Typical course offerings at the undergraduate level:

 

 

COMM398E: Health Communication

 

This course introduces students to theory and research on health communication, with a particular focus on health message design and media health campaigns. This course covers important topics on health message design such as fear appeals, message framing, use of statistical vs. narrative messages, norm-based messages, and developing religiosity- and sensation-seeking-based messages. It also examines influential health behavior change theories, including the theory of reasoned action, the theory of planned behavior, the health belief model, and the transtheoretical model, all of which provide theoretical guidance on developing effective health messages. Through this course, students will also work in groups to develop a comprehensive media campaign plan for a non-profit health organization to address an urgent health problem locally or nationally. This course emphasizes theoretical understanding of class materials as well as hands-on skills, and students are expected to demonstrate ability to work independently and collaboratively with others. 

 

 

COMM475: Persuasion

 

This course offers a general introduction to persuasion theory and research. It examines persuasive communication as it occurs in social, political, health/risk, and commercial contexts. This course introduces students to the abundant literature on persuasion with topics including influential persuasion theories (e.g., theory of reasoned action, dual-process models), the role of source, message, and recipient factors in persuasive communication, persuasive effects of specific forms of communication (e.g., sequential requests, emotional appeals, images, subliminal messages, narratives, product placement), and theory and practice surrounding persuasive campaigns.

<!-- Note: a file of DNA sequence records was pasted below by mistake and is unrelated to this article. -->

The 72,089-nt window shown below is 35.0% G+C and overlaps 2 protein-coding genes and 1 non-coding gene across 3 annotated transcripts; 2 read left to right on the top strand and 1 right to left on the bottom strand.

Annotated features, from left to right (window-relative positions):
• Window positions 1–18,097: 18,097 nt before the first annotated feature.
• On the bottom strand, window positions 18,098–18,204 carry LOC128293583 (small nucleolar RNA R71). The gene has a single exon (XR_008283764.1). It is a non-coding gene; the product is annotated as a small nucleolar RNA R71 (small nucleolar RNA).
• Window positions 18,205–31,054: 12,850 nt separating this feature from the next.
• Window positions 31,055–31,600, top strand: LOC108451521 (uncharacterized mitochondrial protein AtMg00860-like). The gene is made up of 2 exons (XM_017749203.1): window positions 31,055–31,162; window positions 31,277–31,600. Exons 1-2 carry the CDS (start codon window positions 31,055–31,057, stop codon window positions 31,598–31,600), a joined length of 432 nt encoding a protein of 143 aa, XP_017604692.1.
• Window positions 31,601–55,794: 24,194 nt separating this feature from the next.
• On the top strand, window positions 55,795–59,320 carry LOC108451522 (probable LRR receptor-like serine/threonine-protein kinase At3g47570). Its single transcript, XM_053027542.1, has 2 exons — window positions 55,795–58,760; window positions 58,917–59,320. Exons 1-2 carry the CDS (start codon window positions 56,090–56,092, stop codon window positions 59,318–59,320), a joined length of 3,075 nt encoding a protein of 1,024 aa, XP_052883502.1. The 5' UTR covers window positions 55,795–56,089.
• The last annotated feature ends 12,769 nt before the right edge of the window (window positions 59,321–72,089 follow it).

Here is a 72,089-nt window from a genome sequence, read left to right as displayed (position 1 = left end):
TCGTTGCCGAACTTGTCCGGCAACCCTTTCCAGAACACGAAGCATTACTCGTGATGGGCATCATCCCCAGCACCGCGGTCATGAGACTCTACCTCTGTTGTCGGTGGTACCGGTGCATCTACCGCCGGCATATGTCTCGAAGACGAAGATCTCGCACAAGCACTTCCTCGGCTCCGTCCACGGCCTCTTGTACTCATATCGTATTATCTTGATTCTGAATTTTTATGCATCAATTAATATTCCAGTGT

Typical course offerings at the graduate level:

 

 

COMM730: Health Communication

 

COMM 730 offers a general introduction to theory and research in the exciting field of health communication. A unifying theme of this course is the examination of the key role of health information in health promotion and health care delivery. In particular, we will focus on how to effectively communicate health risk information to the public to promote behavior change and informed decision making. We will read and discuss a wide selection of theoretical and empirical articles written by leading scholars in the field. We will examine theories, as much as we look into the rich, substantive contexts of health-related communication challenges. As a graduate seminar, this course puts strong emphasis on critical thinking and ability to conduct original research. The hope is that upon completion of this course, students will have developed an intimate understanding of the dynamics of health communication inquiry. More importantly, upon completion of this course each student is expected to become an expert in a specific topic related to health communication, no matter how small that topic might be.    

 

 

COMM738E: Media Effects